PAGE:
Date of Award


Degree Type


Degree Name


Degree Program

Engineering and Applied Science



Major Professor

Li, Linxiong

Second Advisor

Santanilla, Jairo

Third Advisor

Solanky, Tumulesh

Fourth Advisor

Cui, Xiaoling

Fifth Advisor

Jilkov, Vesselin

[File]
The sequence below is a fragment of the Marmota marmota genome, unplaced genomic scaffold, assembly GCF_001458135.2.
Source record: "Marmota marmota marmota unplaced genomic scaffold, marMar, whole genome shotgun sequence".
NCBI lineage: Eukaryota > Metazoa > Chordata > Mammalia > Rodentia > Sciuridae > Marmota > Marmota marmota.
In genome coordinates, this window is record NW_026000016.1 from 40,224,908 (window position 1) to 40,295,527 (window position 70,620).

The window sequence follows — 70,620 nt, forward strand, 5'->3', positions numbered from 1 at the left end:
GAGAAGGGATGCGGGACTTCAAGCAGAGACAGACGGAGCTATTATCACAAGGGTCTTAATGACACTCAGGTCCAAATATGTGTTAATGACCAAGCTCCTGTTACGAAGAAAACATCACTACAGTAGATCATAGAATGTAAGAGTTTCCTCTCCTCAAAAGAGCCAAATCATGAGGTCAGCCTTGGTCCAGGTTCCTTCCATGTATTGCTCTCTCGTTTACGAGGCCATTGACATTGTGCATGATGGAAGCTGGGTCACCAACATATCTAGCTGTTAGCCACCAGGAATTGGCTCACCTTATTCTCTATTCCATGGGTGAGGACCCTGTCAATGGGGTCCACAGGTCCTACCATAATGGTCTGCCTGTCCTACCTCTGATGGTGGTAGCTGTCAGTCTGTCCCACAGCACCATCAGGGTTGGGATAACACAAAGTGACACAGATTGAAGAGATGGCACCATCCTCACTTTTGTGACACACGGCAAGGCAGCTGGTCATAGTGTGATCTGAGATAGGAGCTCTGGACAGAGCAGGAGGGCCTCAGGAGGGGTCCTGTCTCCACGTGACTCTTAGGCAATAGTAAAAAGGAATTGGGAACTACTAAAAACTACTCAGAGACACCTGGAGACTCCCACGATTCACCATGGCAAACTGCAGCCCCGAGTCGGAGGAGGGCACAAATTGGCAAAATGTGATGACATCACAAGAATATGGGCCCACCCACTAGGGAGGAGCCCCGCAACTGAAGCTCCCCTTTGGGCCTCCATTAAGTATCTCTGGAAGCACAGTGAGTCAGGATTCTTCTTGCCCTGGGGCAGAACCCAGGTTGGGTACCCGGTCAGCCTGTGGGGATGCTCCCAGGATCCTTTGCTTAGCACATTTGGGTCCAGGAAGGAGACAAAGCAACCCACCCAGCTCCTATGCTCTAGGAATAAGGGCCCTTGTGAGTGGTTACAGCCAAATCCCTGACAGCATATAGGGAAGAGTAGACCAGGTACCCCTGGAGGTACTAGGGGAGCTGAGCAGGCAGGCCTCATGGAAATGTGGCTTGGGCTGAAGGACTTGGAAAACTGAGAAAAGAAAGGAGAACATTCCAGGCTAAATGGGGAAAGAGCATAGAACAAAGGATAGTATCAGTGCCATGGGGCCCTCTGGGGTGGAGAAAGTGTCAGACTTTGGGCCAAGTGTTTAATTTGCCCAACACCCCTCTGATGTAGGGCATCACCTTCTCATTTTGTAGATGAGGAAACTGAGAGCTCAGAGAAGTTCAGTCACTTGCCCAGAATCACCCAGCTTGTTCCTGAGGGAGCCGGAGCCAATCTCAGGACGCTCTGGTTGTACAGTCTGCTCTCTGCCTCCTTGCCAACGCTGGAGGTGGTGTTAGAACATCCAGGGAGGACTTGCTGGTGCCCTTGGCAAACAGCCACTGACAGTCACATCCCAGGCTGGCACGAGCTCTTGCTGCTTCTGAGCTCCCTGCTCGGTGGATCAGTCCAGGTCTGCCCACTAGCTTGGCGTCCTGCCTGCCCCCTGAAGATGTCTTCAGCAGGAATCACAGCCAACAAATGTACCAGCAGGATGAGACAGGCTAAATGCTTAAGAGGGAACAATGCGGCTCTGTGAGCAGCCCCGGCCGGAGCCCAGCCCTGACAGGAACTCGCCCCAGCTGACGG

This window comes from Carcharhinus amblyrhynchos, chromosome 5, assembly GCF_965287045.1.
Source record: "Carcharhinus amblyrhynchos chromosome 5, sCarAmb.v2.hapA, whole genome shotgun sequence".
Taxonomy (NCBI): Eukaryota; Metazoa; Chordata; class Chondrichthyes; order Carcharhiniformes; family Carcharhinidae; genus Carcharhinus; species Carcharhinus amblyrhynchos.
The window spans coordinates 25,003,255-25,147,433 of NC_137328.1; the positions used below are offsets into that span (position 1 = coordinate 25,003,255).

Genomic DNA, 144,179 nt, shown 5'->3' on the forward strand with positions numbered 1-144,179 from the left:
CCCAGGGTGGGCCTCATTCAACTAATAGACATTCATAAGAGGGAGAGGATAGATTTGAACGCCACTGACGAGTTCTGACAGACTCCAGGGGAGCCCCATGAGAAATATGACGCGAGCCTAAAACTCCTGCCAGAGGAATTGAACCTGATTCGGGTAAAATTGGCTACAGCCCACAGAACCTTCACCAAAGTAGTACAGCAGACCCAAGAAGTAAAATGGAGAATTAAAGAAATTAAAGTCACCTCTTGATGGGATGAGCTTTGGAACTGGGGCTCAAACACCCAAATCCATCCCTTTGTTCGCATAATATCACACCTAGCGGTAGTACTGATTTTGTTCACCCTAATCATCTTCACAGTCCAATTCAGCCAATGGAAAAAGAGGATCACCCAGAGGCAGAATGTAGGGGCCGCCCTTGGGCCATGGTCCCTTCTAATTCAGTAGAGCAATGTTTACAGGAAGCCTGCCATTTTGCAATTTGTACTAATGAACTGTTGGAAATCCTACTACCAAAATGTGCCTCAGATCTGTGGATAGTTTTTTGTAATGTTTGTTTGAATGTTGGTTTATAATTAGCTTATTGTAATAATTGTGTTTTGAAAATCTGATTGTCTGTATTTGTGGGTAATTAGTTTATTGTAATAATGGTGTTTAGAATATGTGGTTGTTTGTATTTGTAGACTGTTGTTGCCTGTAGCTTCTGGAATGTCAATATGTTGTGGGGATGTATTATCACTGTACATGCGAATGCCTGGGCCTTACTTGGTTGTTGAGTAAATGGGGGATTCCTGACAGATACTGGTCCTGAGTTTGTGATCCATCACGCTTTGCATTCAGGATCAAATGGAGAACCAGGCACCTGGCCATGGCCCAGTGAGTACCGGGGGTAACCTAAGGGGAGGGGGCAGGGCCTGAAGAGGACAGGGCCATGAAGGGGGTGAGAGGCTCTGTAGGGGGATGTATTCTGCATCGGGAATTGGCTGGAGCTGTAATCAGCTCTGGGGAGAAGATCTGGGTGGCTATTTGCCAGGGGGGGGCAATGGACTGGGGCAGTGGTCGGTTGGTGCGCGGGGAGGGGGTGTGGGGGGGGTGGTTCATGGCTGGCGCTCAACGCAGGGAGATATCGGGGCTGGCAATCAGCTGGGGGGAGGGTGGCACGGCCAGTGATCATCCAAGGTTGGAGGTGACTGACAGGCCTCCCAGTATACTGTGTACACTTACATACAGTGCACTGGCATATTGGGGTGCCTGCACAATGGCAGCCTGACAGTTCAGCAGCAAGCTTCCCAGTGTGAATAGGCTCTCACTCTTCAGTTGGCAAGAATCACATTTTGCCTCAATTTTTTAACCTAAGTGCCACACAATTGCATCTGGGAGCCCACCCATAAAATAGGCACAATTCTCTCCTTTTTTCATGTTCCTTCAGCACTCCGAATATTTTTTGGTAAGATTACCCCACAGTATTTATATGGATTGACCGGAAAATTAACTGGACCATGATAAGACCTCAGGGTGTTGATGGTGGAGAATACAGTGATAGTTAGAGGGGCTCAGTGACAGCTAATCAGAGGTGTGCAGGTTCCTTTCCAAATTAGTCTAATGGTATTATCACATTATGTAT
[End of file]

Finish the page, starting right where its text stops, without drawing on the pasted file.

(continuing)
By testing a fiber beard, certain cotton fiber length parameters can be obtained rapidly. This is the method used by the High Volume Instrument (HVI). This study is aimed to explore the approaches and obtain the inference of length distributions of HVI beard sam- ples in order to develop new methods that can help us find the distribution of original fiber lengths and further improve HVI length measurements. At first, the mathematical functions were searched for describing three different types of length distributions related to the beard method as used in HVI: cotton fiber lengths of the original fiber population before picked by the HVI Fibrosampler, fiber lengths picked by HVI Fibrosampler, and fiber beard's pro-jecting portion that is actually scanned by HVI. Eight sets of cotton samples with a wide range of fiber lengths are selected and tested on the Advanced Fiber Information System (AFIS). The measured single fiber length data is used for finding the underlying theoreti-cal length distributions, and thus can be considered as the population distributions of the cotton samples. In addition, fiber length distributions by number and by weight are dis- cussed separately. In both cases a mixture of two Weibull distributions shows a good fit to their fiber length data. To confirm the findings, Kolmogorov-Smirnov goodness-of-fit tests were conducted. Furthermore, various length parameters such as Mean Length (ML) and Upper Half Mean Length (UHML) are compared between the original distribution from the experimental data and the fitted distributions. The results of these obtained fiber length distributions are discussed by using Partial Least Squares (PLS) regression, where the dis-tribution of the original fiber length from the distribution of the projected one is estimated.


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